Chekhov uses this internal confusion to build tension as the story escalates, raising the reader’s anticipation of violence with each detailing of Yakov’s declining mental state and faith. This tension works in tandem with the story’s title- “The Murder” is a clear declaration of what the reader ought to expect, and as the story progresses, our anticipation of it grows higher.

When Chekhov begins to show the reader Yakov’s perspective, he reveals his religious perspective early on. Faith is central to Yakov’s identity and belief about the world, as is shown by this passage:

Man cannot live without religion, and religion ought to be expressed from year to year and from day to day in a certain order, so that every morning and every evening a man might turn to God with exactly those words and thoughts that were befitting that special day and hour. One must live, and, therefore, also pray as is pleasing to God, and so every day one must read and sing what is pleasing to God–that is, what is laid down in the rule of the church.

Yakov’s faith is extremely strong, but he commits to it on his own terms, viewing the local clergy and church as improperly devoted to God and sinful. Unfortunately for Yakov, his views closely mirror those that his cousin once held dearly but has since given up. Matvey’s own personal experiences cause him to have a particularly strong view of Yakov’s relationship with God, which he sees as inherently prideful and thus full of sin. Matvey acknowledges Yakov’s criticisms of the church, but views those flaws as being aspects of human nature, and thus part of God’s intended life. His cousin’s adherence to strict regimen alienates him to other members of the community, which to Matvey is far more dangerous and against god then drinking milk on fasting days. Matvey’s continual needling of Yakov leads to ruptures opening up in the latter’s mind, as his internal devotion to faith proves less firm then he thought.

But yet he was troubled and could not pray as before. As soon as he went into the prayer-room and opened the book he began to be afraid his cousin would come in and hinder him; and, in fact, Matvey did soon appear and cry in a trembling voice: “Think what you are doing, brother! Repent, brother!”

Though he regarded his cousin’s words as nonsense, yet for some reason it had of late haunted his memory that it is hard for a rich man to enter the kingdom of heaven, that the year before last he had made a very good bargain over buying a stolen horse, that one day when his wife was alive a drunkard had died of vodka in his tavern…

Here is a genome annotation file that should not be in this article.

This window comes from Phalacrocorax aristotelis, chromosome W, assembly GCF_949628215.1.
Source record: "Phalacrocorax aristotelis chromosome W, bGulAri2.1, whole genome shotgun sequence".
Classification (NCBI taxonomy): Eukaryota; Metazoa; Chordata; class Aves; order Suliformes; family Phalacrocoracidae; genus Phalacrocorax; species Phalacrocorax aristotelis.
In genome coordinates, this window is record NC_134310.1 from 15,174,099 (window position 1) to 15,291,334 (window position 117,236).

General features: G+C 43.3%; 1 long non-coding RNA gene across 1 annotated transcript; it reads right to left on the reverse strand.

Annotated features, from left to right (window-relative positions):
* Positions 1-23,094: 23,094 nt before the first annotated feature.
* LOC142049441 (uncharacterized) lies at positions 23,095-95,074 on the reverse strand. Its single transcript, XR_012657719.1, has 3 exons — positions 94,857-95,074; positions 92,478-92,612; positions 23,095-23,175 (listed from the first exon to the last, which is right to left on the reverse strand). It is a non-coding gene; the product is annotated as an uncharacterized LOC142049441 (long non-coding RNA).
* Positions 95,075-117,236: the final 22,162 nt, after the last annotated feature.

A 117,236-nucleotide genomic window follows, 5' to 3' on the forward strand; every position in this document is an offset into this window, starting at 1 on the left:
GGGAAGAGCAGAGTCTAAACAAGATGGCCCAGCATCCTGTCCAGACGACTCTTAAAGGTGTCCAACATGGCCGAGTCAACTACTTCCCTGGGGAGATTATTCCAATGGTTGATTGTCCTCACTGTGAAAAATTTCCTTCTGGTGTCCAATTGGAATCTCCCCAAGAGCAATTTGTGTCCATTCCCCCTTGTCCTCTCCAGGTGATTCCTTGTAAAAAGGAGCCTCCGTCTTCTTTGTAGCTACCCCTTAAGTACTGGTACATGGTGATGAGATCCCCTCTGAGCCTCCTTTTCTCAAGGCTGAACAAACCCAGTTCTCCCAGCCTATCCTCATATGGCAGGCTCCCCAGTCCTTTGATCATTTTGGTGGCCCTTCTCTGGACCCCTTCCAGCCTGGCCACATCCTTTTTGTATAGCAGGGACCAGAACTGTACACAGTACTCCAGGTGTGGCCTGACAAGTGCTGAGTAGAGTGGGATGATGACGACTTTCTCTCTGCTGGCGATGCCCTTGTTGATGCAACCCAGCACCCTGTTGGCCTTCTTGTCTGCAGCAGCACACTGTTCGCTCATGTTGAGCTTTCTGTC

Matvey’s continued assaults on Yakov’s faith take their toll on him. And as Yakov’s mental state declines, the tension of the story rises.

…little by little the broodings settled like a burden on his mind, his head burned and he could not sleep.

Yakov begins to question his own religious beliefs when he witnesses his own daughter and neighbors’ lack of faith, but this questioning does not lead to positive revaluation of his own belief, but instead shakes him to his core.

He kept shaking his head, as though there were something weighing upon his head and shoulders, as though devils were sitting on them; and it seemed to him that it was not himself walking about, but some wild beast, a huge terrible beast, and that if he were to cry out his voice would be a roar that would sound all over the forest and the plain, and would frighten everyone.

Yakov’s deep faith is replaced by deep anger, mainly directed against his cousin and the doubts his presence has engendered within him. Tension is now reaching its critical boiling point.

He was afraid Matvey would come in, and was certain that he would come in, and felt an anger against him which he could overcome neither by prayer nor by continually bowing down to the ground.

It was clear to him now that he was himself dissatisfied with his religion, ant could not pray as he used to do. He must repent, he must think things over, reconsider, live and pray in some other way. But how pray? And perhaps all this was a temptation of the devil, and nothing of this was necessary? . . . How was it to be? What was he to do? Who could guide him? What helplessness! He stopped and, clutching at his head, began to think, but Matvey’s being near him prevented him from reflecting calmly.